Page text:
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-   -   Replacing Bathroom Wall Mounted Light Fixtures (http://www.diychatroom.com/f18/replacing-bathroom-wall-mounted-light-fixtures-78050/)

Bob1946 08-06-2010 02:07 AM

Replacing Bathroom Wall Mounted Light Fixtures
 
4 Attachment(s)
Our house was built in 1883 and I am trying to replace the wall mounted light bars in the master bath. I've run into two problems. The "end" or left junction box seems loose in the wall and the right junction box (where the wiring feeds to the left box) was never installed as there is a stud to the right of the opening where the box should go. I am guessing but I suppose the light bars (8 light) may have been considered the junction box so it passed inspection. They were supported by molly bolts in the sheet rock. I need to know 1) do I need a junction box where it's going to be blocked by the stud and 2) any idea on what to do about the loose box?

The fixtures I want to put up weigh around 10-15 pounds each and mount on a circular plate that should attach to a box. I got one up in another bathroom and it seems to be sturdy enough. Any suggestions would be appreciated. If necessary, I guess I could call an electrical contractor and just get it done but I'm retired and really don't want to spend the money.

Another thought I've had is to mount a decorative wood panel to the sheet rock at the places where the current holes are and secure it to the studs.
Any thoughts on that?

Thanks in advance.

Bob

Proby 08-06-2010 08:19 AM

What is that blue thing that wires are coming thru?

In the opening with no box you can install a pancake box. Since the stud is over to the side you will only get (1) screw into it thru the factory holes in the box. What I would recommend is to drill a second hole in the box making sure that both holes are over the beefy part of the stud (aim for the middle). Then I would use (2) small 1/4" lag bolts to hold the box to the stud.

As for the other box that is loose, I would try to remove it and take a picture. It looks like an old work box that was hacked up. Since I am not sure what it is I can't give a good response.

57_Hemi 08-06-2010 08:30 AM

these new fixtures of yours.... do they mount only from 1 location ? (in the middle I take it)

If so, even if u mount the fixture will you not have your other "loose" junction box showing afterwards?

I guess you'll have to do some patch work on the wall regardless. If thats the case maybe eliminate then fill in/patch up the "loose" junction box area and if you can make the other hole near the stud a bit bigger (just enough to squeaze in a new octagonal box in) then u could securely mount it sideways on the existing stud and support it there.....then patch up the existing area around the new box.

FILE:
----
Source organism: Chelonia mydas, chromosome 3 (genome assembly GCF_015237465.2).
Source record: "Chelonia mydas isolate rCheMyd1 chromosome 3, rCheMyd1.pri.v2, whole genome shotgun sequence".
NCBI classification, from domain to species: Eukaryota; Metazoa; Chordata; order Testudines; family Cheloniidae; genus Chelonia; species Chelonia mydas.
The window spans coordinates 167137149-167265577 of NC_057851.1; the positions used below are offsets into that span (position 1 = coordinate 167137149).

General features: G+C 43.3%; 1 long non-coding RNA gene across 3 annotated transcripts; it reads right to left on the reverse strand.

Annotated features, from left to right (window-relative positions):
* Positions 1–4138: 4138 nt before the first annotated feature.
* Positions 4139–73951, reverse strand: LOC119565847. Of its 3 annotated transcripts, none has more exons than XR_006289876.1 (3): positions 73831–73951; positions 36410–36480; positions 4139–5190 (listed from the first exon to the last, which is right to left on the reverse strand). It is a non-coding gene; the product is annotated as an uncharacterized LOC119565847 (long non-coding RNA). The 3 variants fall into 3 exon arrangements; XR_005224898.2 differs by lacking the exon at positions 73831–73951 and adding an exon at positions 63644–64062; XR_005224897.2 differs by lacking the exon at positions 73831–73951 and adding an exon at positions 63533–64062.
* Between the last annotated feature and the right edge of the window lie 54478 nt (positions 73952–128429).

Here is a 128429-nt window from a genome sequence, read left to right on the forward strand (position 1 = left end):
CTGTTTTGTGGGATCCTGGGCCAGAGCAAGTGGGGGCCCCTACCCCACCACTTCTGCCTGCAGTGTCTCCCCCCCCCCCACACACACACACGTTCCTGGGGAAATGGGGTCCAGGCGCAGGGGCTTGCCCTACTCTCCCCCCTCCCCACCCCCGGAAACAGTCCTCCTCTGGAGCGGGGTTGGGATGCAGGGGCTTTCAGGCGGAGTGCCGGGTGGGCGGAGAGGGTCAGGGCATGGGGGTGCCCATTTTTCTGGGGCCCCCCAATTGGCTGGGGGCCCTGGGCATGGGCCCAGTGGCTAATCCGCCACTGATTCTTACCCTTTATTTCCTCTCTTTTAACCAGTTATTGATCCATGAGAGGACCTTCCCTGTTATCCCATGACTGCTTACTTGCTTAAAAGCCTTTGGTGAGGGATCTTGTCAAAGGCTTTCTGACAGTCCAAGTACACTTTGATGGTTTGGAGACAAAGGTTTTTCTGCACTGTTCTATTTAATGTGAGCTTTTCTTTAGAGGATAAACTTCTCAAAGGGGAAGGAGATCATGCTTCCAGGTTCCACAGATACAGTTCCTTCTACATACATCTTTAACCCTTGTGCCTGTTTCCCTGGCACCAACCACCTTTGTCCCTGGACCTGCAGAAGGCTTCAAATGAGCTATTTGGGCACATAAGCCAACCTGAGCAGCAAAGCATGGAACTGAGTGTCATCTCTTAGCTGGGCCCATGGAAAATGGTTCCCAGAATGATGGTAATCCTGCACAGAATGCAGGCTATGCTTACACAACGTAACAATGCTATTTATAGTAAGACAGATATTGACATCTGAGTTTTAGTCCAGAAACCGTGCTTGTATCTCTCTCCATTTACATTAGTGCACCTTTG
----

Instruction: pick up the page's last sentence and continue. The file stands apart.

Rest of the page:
OR......They make "pancake boxes". They are approx 1/2" in thickness and you could fasten 1 of those to the stud were ur wire is and go from there.....

hope this sort of helps.... :)

57_Hemi 08-06-2010 08:36 AM

btw... Was that a typo or was the actual year 1883 that you say your home was built in ?

(that wiring was definetly done after.... maybe 100yrs after)....lol

just thought I'd ask :)

Proby 08-06-2010 09:51 AM

57_Hemi, I got the impression that he was hanging two separate lights on two separate boxes. I don't think he is trying to span one light across two boxes.

57_Hemi 08-06-2010 10:18 AM

Quote:

Originally Posted by Proby (Post 481331)
57_Hemi, I got the impression that he was hanging two separate lights on two separate boxes. I don't think he is trying to span one light across two boxes.

:oops: ur right !! ....... a total mis-read on my part


In that case try to re-fasten the loose box best u can and use the pancake for the other side and fasten to the stud....... The more support the merrier..... especially considering the fact u say the fixtures weigh 10-15lbs each.... :eek:

fill us in :)

Jim Port 08-06-2010 10:50 AM

PRoby,

That blue item in the pic is a NM cable connector. IMO it is a terrible design. They are a pain to remove from the KO and you need a channel lock to set the wedge clamp on the sheath.

Here is one.
http://www.google.com/imgres?imgurl=...t:429,r:10,s:0

Bob1946 08-06-2010 01:59 PM

Thanks for all of the responses. I don't think a 1/2" deep box will work because of the bundle of wiring that has to fit in it. Do I absolutely need a box at the hole by the stud? I could get a wood shim in there and attach the fixture mounting bracket with a couple of 3" lag screws into the stud on the right and a drywall anchor on the left. Yes, I know it's a hokey solution but it would work - maybe.

I'm not thrilled with having connections in the wall but it will be on a GFR circuit.

What do you think about using a wood "decorative" plate to catch at least 2 studs around the existing openings and attaching the fixture mounting bracket to the plate? Hokey solution #2 - grin.

The house was built in 1983 although as I dig into it I think the builder was trained in 1883.

Proby 08-06-2010 02:14 PM

Quote:

Originally Posted by Bob1946 (Post 481476)
Thanks for all of the responses. I don't think a 1/2" deep box will work because of the bundle of wiring that has to fit in it.

Usually we would fold those wires up neatly in the fixture's canopy.

Quote:

Do I absolutely need a box at the hole by the stud?
Yes, in this case it's not only code, but it's a safety concern as well. You want the box to contain any arcing or sparking, instead of letting it get into the hollow wall space.

Bob1946 08-06-2010 02:28 PM

What do you think of the wood plate on top of the drywall idea? I could use a 1/2" plate, install the pancake box and have plenty of room for the wiring and adequate support for the fixtures. The fixture canopy has virtually no room in it for the wiring - Chinese special from Home Depot.


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